# Coriolis Question

1. Oct 21, 2005

### dand5

How does GR account for coriolis forces on a solid spherically symmetric body in a frame of reference where the solidy body rotation has been eliminated?
Are these trajectories inertial, as in if a free falling object has an initial velocity along the angle between the plane of rotation and the axis of rotation, are the coriolis trajectories geodesic paths?
Also please let me know of any good references that might help me
understand this.
Thanks in advance for any replies.

2. Oct 27, 2005

### my_wan

It appears that you meant that solid body is in fact rotating then you attempt to define a frame of reference for which it is not rotating. First of all it is not possible to define such a frame of reference when each point in the body not only has a different frame of reference but the frame of reference for each point is constantly changing. By constantly changing frames of reference means that it is accelerating, i.e. constantly changing either direction or magnitude of motion. Note that acceleration is not relative. All observers regardless of the frame of reference agree on what is and isn't accelerating. Observers can only disagree on how much acceleration. The only frame of reference in which the body is not rotating is when the body is not rotating in any frame of reference meaning no coriolis forces.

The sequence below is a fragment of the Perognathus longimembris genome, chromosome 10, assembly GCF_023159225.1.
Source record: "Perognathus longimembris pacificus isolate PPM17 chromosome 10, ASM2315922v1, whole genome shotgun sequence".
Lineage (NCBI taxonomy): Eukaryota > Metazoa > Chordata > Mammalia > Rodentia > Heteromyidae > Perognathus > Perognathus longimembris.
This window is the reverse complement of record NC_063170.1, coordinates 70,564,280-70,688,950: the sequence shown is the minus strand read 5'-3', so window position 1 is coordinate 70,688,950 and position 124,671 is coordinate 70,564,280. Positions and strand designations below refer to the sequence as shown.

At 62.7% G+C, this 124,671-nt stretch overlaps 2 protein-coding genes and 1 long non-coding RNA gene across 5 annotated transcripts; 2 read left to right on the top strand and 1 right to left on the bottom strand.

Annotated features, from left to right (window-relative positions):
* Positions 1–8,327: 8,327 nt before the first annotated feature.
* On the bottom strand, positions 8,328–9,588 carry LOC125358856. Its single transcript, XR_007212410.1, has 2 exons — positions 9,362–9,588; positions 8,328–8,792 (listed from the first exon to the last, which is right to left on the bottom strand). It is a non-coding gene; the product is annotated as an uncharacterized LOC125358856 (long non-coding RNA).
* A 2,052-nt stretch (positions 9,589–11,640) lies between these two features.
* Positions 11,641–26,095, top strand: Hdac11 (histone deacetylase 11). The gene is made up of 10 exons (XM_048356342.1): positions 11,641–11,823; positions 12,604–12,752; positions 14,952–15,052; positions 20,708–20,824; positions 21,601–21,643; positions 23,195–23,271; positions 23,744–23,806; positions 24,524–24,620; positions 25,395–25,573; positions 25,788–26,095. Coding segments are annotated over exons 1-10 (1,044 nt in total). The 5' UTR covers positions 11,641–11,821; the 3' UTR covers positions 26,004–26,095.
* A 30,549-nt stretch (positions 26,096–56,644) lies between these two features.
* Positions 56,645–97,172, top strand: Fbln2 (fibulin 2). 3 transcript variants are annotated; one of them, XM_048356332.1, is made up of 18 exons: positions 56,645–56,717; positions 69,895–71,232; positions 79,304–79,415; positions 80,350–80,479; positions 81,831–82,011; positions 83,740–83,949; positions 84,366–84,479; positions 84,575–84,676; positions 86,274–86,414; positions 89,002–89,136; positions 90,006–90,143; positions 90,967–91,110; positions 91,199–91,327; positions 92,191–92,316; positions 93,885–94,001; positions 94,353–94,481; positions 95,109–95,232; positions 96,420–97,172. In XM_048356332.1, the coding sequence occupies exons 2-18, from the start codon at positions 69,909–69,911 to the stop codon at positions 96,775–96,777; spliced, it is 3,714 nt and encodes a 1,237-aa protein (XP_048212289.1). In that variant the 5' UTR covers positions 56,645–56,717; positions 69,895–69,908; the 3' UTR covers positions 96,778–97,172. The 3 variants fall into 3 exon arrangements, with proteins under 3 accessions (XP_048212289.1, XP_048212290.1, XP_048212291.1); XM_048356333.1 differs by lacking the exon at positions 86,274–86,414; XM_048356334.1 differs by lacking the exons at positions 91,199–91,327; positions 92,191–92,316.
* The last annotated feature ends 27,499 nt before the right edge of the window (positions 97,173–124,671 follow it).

3. Oct 27, 2005

### Jimmy Snyder

This seems to fly in the face of the equivalence principle.
This is better. There is a frame in which an observer would say that zero is how much. The observer attributes observations to the fact that there is a gravitational field.

There is a frame in which the rotation of the body is eliminated, but it is not an inertial frame.

4. Oct 27, 2005

### pervect

Staff Emeritus
My \$.02

Relativity explains rotating frames with Christoffel symbols, but I don't really think that's the type of explanation that's being asked for here.

So let's go with the Newtonian explanation.

If you are on a rotating body, you experience a Coriolis pseudo-force if you adopt a rotating coordinate system.

If you are on a rotating body and you use a non-rotating coordinate system, there are no pseudo-forces, and the body that was experienceing the coriolis psuedo-force in the rotating coordinate system is seen to be moving in a straight line in the non-rotating coordiante system.

5. Oct 28, 2005

### my_wan

Why? I do not see how my statement implies that gravitational and inertial mass are not equivalent.

Zero how? No wait, first you defined a frame with zero acceleration. Then you say the observer attributes the observations (observations presumably meaning g forces) to a gravitational field. So you have g forces with zero acceleration? If that's not a violation of the Principle of Equivalence I don't know what is. The only frame for which you could say acceleration is zero is one moving -at- the speed of light relative to the sphere. Even that is debatable.
Here you have conceded that the frame is not an inertial frame, which -means- it is accelerating.

To be fair it is possible to define a frame for which locally (meaning for a given infinitesimal point within the sphere) there is no rotation, only acceleration. This is what is meant when it's said that the Principle of Equivalence only applies locally. Globally it is always possible to to prove a spin even without referring to an outside frame of reference. Just try to operate a gyroscope inside such a spinning sphere.